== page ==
A bit off-political, but Mike Dobbs at The Reminder writes about a new row opening up at Immaculate Conception Church in Indian Orchard.  The church is protected in its own historical district just like Our Lady of Hope, which closed a few years ago.  It was spared closure after Bishop Timothy McDonnell reversed himself in light of a new financial plan.  Now some parishioners are saying the current priest is spending the parish into financial ruin and closure.

Maureen Turner writes about a protest that No One Leaves had planned as the Council prepared to deliberate a mayoral pay increase.  Two years after it was enacted, Springfield’s foreclosure ordinance remains unimplemented, but Sarno released a statement saying that the ordinances’ start up will happen soon.

A Springfield task force on the number of refugees settled in the city is prepared to meet soon.  Mayor Domenic Sarno created a stir when he pled with the State Department to stop placing refugees in the city, which produced intense pushback from immigrant and social service groups.  One refugee shared his view The Sunday Republican yesterday.

The Spirit of Springfield will throw the The Municipal Group, which consists of City Hall, Symphony Hall and the Campanile, a celebration for its upcoming centennial in December.  There are plans to launch a fundraiser to get the money needed to repair the stone and steel structure that holds up the iconic clock tower.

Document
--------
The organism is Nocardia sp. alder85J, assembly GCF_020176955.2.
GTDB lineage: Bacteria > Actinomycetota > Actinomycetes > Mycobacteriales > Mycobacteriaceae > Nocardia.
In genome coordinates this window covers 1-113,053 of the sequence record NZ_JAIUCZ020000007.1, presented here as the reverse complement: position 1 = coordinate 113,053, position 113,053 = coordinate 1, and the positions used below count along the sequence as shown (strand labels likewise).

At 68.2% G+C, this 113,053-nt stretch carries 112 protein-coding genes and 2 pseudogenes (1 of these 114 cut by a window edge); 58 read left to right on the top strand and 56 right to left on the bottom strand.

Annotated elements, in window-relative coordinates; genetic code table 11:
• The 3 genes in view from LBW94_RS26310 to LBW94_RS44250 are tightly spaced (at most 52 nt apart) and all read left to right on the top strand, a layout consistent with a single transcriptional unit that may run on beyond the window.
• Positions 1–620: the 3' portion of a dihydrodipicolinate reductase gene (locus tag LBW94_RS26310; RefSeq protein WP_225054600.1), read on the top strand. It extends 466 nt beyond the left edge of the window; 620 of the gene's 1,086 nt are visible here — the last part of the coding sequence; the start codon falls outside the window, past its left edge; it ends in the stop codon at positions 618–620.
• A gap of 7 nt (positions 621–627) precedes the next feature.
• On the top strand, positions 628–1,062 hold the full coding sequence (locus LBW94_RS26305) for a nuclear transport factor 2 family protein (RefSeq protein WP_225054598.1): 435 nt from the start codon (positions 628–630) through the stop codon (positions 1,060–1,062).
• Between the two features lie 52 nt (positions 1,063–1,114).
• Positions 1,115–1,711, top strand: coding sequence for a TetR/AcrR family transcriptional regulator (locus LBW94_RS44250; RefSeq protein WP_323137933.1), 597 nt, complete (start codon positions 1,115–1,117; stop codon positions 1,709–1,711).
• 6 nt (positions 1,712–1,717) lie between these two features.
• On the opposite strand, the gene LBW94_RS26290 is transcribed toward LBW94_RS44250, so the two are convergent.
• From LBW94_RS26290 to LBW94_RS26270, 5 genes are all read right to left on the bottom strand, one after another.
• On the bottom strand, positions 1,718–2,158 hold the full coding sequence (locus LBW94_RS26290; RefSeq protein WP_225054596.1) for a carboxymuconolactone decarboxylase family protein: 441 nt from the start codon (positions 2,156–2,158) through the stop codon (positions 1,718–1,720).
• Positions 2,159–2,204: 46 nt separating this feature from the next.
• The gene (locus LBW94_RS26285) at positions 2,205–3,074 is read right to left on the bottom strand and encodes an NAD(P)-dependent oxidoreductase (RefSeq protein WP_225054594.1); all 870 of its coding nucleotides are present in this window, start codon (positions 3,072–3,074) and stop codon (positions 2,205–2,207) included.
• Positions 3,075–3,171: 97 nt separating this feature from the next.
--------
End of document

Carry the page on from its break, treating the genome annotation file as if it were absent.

Twitter Chatter:

Tweets about the shutdown are extremely tempting, but instead we will go in a different direction off of our labor story above.  Labor strife is nothing new, but as the middle and bottom get squeezed and the top grows bigger, there are serious questions about what labor’s role should be in the economic world?  But some of that requires us to have rational discussions about what is at stake and what is the truth.  Today we award the tweet prize to The New York Times labor reporter Steven Greenhouse.  In his tweet, Greenhouse related a question he got during an interview as to whether or not a successful unionization push at a Nissan auto plant in Mississippi would close the plant.  Succinctly, Greenhouse noted that assuming that would be the outcome is silly.  After all, most other foreign automakers plants are already unionized.